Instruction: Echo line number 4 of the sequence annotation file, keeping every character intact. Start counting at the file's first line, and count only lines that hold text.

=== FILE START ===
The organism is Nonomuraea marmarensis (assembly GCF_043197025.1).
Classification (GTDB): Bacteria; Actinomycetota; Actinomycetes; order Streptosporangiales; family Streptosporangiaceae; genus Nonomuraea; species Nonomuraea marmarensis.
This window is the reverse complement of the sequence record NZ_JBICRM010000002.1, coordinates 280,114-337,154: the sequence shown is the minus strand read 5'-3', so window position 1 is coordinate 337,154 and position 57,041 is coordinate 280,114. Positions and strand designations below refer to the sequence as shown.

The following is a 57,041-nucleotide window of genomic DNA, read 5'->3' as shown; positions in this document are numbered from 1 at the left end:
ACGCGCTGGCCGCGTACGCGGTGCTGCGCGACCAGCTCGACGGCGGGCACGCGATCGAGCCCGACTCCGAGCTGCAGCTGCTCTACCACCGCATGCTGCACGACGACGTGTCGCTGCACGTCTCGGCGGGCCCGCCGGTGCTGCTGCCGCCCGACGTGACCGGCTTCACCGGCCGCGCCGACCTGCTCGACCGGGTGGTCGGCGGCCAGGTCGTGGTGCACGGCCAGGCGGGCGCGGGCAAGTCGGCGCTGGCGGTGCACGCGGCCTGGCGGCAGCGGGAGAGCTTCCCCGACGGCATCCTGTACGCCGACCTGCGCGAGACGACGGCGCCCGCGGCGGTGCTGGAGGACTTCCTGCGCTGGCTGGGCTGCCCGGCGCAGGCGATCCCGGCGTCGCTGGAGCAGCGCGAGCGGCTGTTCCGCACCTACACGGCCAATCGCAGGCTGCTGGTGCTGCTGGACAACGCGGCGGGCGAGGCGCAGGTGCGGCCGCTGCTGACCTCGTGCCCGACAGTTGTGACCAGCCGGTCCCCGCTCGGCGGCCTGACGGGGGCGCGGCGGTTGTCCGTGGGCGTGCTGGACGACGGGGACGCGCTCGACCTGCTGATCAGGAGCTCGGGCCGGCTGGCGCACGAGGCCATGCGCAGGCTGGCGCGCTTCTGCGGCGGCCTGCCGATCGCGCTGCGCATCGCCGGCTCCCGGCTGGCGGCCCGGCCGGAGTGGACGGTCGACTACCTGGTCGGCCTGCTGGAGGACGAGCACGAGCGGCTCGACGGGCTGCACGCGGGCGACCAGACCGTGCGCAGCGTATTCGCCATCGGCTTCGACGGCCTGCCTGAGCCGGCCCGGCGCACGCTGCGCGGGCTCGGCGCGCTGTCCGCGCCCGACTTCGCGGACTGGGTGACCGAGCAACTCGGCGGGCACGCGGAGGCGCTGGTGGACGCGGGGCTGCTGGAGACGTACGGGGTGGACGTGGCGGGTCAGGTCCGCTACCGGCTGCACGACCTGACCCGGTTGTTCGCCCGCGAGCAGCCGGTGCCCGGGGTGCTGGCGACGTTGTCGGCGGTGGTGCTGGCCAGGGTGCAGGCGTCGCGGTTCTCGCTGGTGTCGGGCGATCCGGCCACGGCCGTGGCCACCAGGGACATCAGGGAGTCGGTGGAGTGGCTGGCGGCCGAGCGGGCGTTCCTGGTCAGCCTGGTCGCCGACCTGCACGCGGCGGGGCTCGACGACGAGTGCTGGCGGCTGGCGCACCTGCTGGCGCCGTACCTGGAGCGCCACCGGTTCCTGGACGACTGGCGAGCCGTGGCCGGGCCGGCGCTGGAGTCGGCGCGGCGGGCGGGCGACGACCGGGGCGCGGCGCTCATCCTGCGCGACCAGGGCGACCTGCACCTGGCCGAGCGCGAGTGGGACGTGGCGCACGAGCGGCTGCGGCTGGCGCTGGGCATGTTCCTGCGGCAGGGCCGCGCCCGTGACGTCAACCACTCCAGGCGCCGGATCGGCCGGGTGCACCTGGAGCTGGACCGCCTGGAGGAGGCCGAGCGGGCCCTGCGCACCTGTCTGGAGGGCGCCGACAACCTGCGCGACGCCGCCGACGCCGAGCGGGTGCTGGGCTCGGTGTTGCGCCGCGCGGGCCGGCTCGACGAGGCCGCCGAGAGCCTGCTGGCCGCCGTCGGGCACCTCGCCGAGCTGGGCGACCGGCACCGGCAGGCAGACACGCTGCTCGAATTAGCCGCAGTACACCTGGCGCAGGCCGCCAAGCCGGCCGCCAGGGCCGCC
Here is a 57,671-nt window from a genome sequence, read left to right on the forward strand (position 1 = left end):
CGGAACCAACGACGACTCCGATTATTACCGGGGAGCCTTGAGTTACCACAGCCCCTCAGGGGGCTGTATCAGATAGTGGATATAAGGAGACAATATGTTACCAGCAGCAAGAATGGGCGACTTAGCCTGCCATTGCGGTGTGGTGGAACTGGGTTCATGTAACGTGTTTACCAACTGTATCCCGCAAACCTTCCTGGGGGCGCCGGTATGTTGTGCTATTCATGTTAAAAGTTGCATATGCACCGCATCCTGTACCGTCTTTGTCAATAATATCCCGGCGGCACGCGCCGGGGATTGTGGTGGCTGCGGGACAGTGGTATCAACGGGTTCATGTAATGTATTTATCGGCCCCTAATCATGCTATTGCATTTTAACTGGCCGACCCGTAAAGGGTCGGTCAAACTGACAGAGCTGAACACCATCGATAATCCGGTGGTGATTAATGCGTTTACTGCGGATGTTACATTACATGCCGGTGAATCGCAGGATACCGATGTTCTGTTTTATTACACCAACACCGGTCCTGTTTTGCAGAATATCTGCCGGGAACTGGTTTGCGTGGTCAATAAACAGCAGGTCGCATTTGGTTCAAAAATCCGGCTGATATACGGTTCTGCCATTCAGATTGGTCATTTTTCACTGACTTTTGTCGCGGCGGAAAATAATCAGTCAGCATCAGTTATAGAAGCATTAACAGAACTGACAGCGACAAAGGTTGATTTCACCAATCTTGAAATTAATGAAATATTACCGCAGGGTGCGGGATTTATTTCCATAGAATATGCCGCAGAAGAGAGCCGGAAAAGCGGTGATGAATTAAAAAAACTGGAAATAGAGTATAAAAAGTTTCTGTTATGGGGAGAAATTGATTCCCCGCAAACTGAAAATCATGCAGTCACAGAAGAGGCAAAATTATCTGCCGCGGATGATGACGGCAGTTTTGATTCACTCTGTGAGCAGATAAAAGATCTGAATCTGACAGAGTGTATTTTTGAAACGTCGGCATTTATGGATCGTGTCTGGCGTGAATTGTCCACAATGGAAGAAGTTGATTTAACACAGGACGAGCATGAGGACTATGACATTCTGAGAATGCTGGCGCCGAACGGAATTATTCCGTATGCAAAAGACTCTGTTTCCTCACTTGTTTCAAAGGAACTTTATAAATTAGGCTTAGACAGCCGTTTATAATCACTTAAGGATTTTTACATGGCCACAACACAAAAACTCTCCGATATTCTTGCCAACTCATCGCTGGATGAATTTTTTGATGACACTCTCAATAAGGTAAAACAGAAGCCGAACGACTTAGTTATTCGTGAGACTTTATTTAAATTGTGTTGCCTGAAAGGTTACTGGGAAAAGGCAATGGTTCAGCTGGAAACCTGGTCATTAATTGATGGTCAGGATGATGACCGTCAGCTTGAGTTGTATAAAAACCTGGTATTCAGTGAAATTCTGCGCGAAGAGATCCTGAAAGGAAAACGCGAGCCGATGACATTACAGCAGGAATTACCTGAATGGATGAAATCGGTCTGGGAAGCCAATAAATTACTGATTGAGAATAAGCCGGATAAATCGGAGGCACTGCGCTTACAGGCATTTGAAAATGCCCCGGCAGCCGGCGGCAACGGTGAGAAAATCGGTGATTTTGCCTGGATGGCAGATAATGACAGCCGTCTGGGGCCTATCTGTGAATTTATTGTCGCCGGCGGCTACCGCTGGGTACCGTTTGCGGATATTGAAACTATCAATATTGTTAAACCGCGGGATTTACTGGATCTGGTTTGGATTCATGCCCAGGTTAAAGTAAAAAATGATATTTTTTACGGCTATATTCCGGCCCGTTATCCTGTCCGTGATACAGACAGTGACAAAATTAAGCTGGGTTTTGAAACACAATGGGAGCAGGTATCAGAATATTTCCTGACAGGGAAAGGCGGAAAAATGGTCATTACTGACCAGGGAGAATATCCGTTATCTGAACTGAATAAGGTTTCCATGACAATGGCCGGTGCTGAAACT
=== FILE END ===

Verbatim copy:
The following is a 57,041-nucleotide window of genomic DNA, read 5'->3' as shown; positions in this document are numbered from 1 at the left end: